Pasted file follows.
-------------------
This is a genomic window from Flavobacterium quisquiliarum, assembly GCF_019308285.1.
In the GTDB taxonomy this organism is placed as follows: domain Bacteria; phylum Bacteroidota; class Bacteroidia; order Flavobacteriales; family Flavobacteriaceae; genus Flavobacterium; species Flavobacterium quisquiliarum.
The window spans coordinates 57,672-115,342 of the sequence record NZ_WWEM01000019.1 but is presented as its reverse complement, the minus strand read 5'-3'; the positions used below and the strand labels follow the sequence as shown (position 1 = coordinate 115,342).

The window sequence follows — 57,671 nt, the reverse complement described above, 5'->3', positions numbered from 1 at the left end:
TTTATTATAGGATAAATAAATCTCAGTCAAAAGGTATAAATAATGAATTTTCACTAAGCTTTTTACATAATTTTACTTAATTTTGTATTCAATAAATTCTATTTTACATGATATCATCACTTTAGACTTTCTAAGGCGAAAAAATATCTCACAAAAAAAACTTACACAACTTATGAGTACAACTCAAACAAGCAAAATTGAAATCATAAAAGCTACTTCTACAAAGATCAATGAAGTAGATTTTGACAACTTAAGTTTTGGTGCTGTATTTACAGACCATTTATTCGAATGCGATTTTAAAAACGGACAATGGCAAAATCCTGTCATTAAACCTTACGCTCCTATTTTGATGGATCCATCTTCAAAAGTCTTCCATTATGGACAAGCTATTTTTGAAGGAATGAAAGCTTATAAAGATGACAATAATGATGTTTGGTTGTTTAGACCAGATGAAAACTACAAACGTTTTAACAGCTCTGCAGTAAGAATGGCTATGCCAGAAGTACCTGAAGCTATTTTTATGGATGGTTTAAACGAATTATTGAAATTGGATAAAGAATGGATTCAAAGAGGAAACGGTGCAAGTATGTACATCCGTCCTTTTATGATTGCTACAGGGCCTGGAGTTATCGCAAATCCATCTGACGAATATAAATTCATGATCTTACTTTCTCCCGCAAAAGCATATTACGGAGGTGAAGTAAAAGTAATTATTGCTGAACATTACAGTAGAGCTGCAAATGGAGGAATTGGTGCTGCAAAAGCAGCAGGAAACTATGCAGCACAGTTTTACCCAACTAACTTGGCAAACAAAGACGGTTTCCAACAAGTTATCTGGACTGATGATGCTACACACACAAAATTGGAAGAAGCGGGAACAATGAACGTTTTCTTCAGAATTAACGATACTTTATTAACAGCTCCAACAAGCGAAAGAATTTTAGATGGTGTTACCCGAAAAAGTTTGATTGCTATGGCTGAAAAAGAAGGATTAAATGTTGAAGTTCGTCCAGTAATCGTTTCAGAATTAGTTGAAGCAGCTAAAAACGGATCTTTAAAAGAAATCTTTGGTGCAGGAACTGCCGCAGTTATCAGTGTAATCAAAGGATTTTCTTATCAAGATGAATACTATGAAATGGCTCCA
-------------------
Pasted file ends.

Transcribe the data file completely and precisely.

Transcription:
This is a genomic window from Flavobacterium quisquiliarum, assembly GCF_019308285.1.
In the GTDB taxonomy this organism is placed as follows: domain Bacteria; phylum Bacteroidota; class Bacteroidia; order Flavobacteriales; family Flavobacteriaceae; genus Flavobacterium; species Flavobacterium quisquiliarum.
The window spans coordinates 57,672-115,342 of the sequence record NZ_WWEM01000019.1 but is presented as its reverse complement, the minus strand read 5'-3'; the positions used below and the strand labels follow the sequence as shown (position 1 = coordinate 115,342).

The window sequence follows — 57,671 nt, the reverse complement described above, 5'->3', positions numbered from 1 at the left end:
TTTATTATAGGATAAATAAATCTCAGTCAAAAGGTATAAATAATGAATTTTCACTAAGCTTTTTACATAATTTTACTTAATTTTGTATTCAATAAATTCTATTTTACATGATATCATCACTTTAGACTTTCTAAGGCGAAAAAATATCTCACAAAAAAAACTTACACAACTTATGAGTACAACTCAAACAAGCAAAATTGAAATCATAAAAGCTACTTCTACAAAGATCAATGAAGTAGATTTTGACAACTTAAGTTTTGGTGCTGTATTTACAGACCATTTATTCGAATGCGATTTTAAAAACGGACAATGGCAAAATCCTGTCATTAAACCTTACGCTCCTATTTTGATGGATCCATCTTCAAAAGTCTTCCATTATGGACAAGCTATTTTTGAAGGAATGAAAGCTTATAAAGATGACAATAATGATGTTTGGTTGTTTAGACCAGATGAAAACTACAAACGTTTTAACAGCTCTGCAGTAAGAATGGCTATGCCAGAAGTACCTGAAGCTATTTTTATGGATGGTTTAAACGAATTATTGAAATTGGATAAAGAATGGATTCAAAGAGGAAACGGTGCAAGTATGTACATCCGTCCTTTTATGATTGCTACAGGGCCTGGAGTTATCGCAAATCCATCTGACGAATATAAATTCATGATCTTACTTTCTCCCGCAAAAGCATATTACGGAGGTGAAGTAAAAGTAATTATTGCTGAACATTACAGTAGAGCTGCAAATGGAGGAATTGGTGCTGCAAAAGCAGCAGGAAACTATGCAGCACAGTTTTACCCAACTAACTTGGCAAACAAAGACGGTTTCCAACAAGTTATCTGGACTGATGATGCTACACACACAAAATTGGAAGAAGCGGGAACAATGAACGTTTTCTTCAGAATTAACGATACTTTATTAACAGCTCCAACAAGCGAAAGAATTTTAGATGGTGTTACCCGAAAAAGTTTGATTGCTATGGCTGAAAAAGAAGGATTAAATGTTGAAGTTCGTCCAGTAATCGTTTCAGAATTAGTTGAAGCAGCTAAAAACGGATCTTTAAAAGAAATCTTTGGTGCAGGAACTGCCGCAGTTATCAGTGTAATCAAAGGATTTTCTTATCAAGATGAATACTATGAAATGGCTCCA